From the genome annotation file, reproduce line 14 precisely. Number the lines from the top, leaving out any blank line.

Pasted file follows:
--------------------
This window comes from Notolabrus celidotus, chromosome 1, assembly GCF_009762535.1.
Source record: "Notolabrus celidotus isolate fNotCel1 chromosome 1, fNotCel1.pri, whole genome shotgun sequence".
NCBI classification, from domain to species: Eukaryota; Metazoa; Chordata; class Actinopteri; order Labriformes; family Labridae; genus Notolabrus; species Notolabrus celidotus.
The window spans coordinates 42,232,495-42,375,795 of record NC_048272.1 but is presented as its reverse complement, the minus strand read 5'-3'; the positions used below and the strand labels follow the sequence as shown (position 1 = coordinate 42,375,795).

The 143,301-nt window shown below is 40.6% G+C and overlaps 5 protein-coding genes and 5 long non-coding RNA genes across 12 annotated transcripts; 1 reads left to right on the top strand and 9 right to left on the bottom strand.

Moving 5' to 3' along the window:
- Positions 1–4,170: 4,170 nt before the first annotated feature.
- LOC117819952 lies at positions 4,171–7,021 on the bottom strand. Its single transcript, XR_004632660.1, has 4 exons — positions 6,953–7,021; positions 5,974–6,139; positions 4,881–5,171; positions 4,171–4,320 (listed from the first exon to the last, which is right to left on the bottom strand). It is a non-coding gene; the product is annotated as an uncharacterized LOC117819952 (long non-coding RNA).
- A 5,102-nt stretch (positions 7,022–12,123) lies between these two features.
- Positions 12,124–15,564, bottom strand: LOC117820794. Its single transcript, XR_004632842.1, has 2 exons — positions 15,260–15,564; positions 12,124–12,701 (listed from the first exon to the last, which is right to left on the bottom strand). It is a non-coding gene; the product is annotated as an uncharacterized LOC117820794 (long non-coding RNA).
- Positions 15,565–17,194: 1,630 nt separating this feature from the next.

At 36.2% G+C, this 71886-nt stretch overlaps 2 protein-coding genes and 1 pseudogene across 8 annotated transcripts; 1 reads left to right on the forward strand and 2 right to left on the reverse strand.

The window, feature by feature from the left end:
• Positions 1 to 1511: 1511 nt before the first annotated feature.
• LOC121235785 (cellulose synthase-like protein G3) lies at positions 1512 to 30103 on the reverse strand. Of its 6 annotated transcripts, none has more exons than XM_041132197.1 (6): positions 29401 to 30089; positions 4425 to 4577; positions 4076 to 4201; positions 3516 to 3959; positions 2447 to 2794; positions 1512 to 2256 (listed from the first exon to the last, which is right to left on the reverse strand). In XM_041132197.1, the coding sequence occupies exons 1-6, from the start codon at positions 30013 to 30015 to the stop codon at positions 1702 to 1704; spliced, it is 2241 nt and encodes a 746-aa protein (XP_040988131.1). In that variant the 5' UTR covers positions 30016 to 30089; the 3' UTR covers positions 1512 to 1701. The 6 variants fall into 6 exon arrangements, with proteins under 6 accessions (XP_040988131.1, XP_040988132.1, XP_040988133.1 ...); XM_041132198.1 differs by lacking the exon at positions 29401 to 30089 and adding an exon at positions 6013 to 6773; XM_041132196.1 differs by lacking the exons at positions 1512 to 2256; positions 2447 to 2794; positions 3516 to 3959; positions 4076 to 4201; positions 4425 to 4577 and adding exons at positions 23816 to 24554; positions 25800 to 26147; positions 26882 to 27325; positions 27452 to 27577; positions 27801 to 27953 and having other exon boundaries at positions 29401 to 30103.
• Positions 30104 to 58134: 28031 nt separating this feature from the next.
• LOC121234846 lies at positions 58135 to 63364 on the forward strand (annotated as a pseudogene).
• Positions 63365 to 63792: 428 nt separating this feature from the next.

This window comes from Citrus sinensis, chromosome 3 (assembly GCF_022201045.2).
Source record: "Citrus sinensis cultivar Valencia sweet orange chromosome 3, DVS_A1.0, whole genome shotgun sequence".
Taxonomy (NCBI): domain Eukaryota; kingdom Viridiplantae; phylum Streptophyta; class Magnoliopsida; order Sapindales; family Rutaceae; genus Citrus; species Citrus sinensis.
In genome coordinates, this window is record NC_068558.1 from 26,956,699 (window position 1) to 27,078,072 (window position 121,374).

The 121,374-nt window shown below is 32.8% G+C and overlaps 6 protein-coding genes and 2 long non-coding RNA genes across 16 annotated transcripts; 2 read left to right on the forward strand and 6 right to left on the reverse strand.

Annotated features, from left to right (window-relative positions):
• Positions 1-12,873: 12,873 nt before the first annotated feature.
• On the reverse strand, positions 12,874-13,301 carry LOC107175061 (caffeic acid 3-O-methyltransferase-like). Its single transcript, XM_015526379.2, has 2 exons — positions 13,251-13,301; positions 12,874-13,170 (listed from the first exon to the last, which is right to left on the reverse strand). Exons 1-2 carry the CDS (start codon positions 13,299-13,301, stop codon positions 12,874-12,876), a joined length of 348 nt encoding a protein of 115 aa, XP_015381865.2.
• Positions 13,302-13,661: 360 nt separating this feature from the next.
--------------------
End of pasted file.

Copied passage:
• Positions 1 to 1511: 1511 nt before the first annotated feature.